A huge component of developing a growth mindset is the language that we use when we talk to others and to ourselves. The language differences between a growth mindset and a fixed mindset are stark: fixed mindset language reflects inflexible thinking, while growth mindset reflects more of a flexible thought process. One key way to help your child with autism develop a growth mindset is for you to change the language that you use, so as to model this difference for your child. For example, instead of saying, “I give up,” try saying “I’ll use some of the strategies I’ve learned.” One of my favorites is instead of saying “Plan A didn’t work,” try saying or thinking, “Good thing the alphabet has 25 more letters!” This shift in thinking and speaking will undoubtedly reflect in you and your child’s approach to challenges and difficult situations.
Changing your language to reflect more of a growth-mindset orientation can only happen if you are reflective and mindful of the mindset that you currently possess. Children pick up and mirror our words, feelings, and approaches to different situations. Being mindful of your mindset can allow you to reflect on where you could be more growth-oriented, and thus demonstrate more flexible thinking.
As your child with autism gets older, it’s a great idea to begin engaging them in conversations about mindset more generally. Showing them examples of growth mindset from an early age is extremely important, but as they develop language, it would be helpful to discuss with them the differences between language that shows more of a growth mindset vs. language that shows more of a fixed mindset. You should also discuss with your child why having a growth mindset is so important.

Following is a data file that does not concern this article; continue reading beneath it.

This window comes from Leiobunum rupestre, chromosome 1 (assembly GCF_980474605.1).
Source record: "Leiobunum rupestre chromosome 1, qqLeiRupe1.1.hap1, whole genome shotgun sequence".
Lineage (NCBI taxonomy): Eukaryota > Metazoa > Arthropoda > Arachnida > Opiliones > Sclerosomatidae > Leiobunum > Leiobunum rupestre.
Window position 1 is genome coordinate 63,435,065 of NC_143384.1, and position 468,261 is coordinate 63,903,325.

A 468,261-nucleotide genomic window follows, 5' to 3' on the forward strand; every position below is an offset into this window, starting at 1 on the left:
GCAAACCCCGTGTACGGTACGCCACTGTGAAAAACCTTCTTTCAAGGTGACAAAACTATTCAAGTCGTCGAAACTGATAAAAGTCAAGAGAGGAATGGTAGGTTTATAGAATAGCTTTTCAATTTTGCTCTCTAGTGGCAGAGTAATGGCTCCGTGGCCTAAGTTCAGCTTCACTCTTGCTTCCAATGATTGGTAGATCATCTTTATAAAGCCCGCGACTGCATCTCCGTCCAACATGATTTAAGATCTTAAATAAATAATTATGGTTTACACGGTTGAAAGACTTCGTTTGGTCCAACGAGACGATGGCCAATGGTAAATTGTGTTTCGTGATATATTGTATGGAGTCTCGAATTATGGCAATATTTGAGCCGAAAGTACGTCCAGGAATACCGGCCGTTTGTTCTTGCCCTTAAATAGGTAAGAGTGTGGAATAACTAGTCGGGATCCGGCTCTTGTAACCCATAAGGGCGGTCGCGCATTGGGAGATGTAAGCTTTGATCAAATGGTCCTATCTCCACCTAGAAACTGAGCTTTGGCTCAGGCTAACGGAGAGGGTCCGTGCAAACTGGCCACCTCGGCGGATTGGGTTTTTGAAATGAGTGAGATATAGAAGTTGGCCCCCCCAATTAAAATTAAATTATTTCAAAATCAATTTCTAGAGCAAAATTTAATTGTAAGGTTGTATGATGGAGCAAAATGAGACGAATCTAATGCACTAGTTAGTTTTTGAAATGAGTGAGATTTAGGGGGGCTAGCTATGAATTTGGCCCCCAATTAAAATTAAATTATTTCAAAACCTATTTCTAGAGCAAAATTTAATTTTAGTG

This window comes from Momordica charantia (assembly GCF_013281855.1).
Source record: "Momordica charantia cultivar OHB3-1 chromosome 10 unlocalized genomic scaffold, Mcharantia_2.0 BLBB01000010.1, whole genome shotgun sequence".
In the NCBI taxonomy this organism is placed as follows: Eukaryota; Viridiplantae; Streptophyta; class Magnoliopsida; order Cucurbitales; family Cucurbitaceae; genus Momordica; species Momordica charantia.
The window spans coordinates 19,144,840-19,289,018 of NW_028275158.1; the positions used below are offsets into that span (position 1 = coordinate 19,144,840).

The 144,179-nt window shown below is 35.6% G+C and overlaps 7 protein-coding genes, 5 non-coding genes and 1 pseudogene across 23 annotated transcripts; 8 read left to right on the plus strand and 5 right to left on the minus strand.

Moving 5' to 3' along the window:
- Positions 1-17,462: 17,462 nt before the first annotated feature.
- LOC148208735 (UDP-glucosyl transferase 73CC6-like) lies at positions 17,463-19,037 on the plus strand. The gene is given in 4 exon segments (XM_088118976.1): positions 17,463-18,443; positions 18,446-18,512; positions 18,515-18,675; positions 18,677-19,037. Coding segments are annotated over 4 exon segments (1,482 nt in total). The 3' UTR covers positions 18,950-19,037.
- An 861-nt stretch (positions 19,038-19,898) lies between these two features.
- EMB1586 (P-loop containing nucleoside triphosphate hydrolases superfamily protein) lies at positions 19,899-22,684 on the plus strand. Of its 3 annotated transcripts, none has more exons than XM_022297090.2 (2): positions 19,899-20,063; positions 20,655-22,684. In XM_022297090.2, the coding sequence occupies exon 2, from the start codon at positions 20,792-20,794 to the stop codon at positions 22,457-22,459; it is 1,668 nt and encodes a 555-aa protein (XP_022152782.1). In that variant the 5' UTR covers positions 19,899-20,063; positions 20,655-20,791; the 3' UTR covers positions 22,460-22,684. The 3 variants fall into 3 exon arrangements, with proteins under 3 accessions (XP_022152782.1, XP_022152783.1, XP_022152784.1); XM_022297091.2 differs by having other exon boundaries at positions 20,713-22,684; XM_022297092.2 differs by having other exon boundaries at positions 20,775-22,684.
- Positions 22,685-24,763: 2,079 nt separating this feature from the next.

Finally, share some success stories of individuals who have accomplished a daunting task using a growth mindset. Acknowledge the effort they put in, emphasizing to your child with autism that effort and perseverance can help them in difficult tasks. For young children with autism, you may consider using storybooks to help share success stories. For instance, Beautiful Oops, The Most Magnificent Thing, and The Dot, are all great storybooks that help to teach the growth mindset, and can help you share success stories using the characters in these books as examples.
Beurkens, N. (2019, December 30). Growth Mindset for Children with ADHD, Anxiety, Autism, and Other Challenges – Part 1. Retrieved November 11, 2020, from https://www.horizonsdrc.com/blog/growth-mindset-part1
Madeline Burroughs is a Specially Designed Instructional Coach at two high schools in Fulton County Schools in Atlanta, GA. In this role, she works to coach special education teachers in providing systematic, specially designed instruction that effectively targets students’ strengths and needs. Madeline received her Master’s degree in Education Policy and Management from Harvard Graduate School of Education in May 2019, and hopes to continue to serve as an advocate for all students with disabilities throughout her career.